Utilities, including heat, are included in my rent. Yesterday, my landlord gave me a copy of the heating bill and said that I had to pay for the heat from now on, because the bill was too expensive. Do I have to pay?
No, you don’t have to pay the bill. The lease agreement that you have with your landlord is a contract, and both of you are bound by the terms of the contract. Just like you could not decide to pay your landlord $50 less a month in rent just because you felt like paying less, your landlord can’t tell you to pay more a month. When your landlord agreed to pay the utilities, he accepted the risk that utility costs might increase. The landlord, in order to get more money, could increase the rent. As noted in Service Alberta’s RTA Handbook:
Landlords cannot require tenants to pay utilities after a tenancy has started if the residential tenancy agreement:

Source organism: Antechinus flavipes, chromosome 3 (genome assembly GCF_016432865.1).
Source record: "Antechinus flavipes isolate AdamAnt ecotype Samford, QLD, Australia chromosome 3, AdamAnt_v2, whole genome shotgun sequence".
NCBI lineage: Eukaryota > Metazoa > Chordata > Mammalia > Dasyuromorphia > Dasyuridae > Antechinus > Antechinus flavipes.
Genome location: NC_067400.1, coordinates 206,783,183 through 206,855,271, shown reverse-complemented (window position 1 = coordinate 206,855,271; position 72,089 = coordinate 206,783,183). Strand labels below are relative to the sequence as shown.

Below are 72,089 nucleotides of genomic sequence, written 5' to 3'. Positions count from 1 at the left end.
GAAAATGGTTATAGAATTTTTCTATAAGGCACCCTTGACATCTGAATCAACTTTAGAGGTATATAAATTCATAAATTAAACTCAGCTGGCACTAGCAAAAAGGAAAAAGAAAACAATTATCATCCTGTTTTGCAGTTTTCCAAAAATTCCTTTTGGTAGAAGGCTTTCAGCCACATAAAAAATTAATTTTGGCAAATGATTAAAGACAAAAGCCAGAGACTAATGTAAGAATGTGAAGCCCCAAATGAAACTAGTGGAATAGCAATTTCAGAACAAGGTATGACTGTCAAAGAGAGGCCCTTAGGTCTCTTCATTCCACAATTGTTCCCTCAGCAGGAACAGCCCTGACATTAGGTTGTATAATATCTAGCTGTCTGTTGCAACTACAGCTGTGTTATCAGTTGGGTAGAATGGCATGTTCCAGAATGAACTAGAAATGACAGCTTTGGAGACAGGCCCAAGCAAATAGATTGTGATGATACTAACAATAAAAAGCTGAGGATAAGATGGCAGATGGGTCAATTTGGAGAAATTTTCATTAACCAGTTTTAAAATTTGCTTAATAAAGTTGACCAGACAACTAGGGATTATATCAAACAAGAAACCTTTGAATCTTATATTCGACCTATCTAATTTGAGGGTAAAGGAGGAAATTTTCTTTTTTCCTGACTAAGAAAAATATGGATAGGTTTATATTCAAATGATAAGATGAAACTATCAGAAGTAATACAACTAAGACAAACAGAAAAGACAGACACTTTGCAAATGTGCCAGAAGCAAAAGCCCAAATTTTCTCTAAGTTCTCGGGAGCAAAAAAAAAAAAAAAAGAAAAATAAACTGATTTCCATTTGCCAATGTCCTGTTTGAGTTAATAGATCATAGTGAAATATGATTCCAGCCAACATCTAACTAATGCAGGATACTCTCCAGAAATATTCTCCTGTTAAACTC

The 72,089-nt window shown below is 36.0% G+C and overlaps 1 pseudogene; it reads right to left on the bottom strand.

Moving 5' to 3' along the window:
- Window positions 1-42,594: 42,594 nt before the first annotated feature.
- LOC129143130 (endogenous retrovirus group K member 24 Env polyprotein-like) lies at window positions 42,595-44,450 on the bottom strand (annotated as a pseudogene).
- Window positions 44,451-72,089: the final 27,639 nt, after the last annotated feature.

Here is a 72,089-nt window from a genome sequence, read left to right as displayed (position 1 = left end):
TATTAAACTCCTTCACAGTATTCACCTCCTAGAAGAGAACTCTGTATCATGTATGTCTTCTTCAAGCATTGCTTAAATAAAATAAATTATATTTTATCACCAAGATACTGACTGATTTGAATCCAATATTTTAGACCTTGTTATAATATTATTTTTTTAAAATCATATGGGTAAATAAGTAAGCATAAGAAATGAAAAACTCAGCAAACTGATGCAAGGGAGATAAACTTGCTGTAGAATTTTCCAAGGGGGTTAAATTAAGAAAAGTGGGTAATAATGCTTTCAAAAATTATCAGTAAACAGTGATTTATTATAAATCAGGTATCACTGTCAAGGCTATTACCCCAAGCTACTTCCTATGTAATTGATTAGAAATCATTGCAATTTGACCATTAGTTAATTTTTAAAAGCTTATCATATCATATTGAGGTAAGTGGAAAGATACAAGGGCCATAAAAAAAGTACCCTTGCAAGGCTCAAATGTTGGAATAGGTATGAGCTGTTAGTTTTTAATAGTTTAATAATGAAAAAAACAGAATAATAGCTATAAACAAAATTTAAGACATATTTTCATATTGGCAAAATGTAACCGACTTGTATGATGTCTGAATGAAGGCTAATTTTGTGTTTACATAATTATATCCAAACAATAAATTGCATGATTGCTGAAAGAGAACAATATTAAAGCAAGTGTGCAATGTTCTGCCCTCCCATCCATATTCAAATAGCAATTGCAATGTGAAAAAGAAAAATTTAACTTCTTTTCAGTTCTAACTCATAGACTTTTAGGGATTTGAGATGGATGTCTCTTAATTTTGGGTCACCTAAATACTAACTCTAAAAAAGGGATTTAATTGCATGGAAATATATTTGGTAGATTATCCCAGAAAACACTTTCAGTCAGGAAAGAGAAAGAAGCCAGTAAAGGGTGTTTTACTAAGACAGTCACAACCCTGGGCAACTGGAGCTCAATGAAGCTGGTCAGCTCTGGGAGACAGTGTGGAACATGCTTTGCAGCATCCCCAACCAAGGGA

• Contains express wording that the utilities are included in the rent,
• Is silent on who is responsible for utilities, but the landlord has always taken a portion of the rent to pay the utilities.
Landlords and tenants can mutually agree that utilities will no longer be included in the rent.
To recover higher utility costs, landlords must give a legal written notice of a rent increase.
But what if your landlord sends you a bill for the heat anyway? You may want to consider writing your landlord a letter, setting out the reasons why you are not going to pay the utility bill. It is a good idea to have things in writing, just in case you end up in a dispute with your landlord. If you are refusing to pay because a term of the lease states that the utilities are included, then attach a copy of the lease with that term highlighted. You could even attach the RTA Handbook section that we already talked about to the letter, so that the landlord can then contact Service Alberta for more information.
If the landlord decides to increase the rent to cover the higher than expected utility costs, then the landlord must follow the rules regarding rent increases. You can read our Rent Increases Tipsheet to find out more information.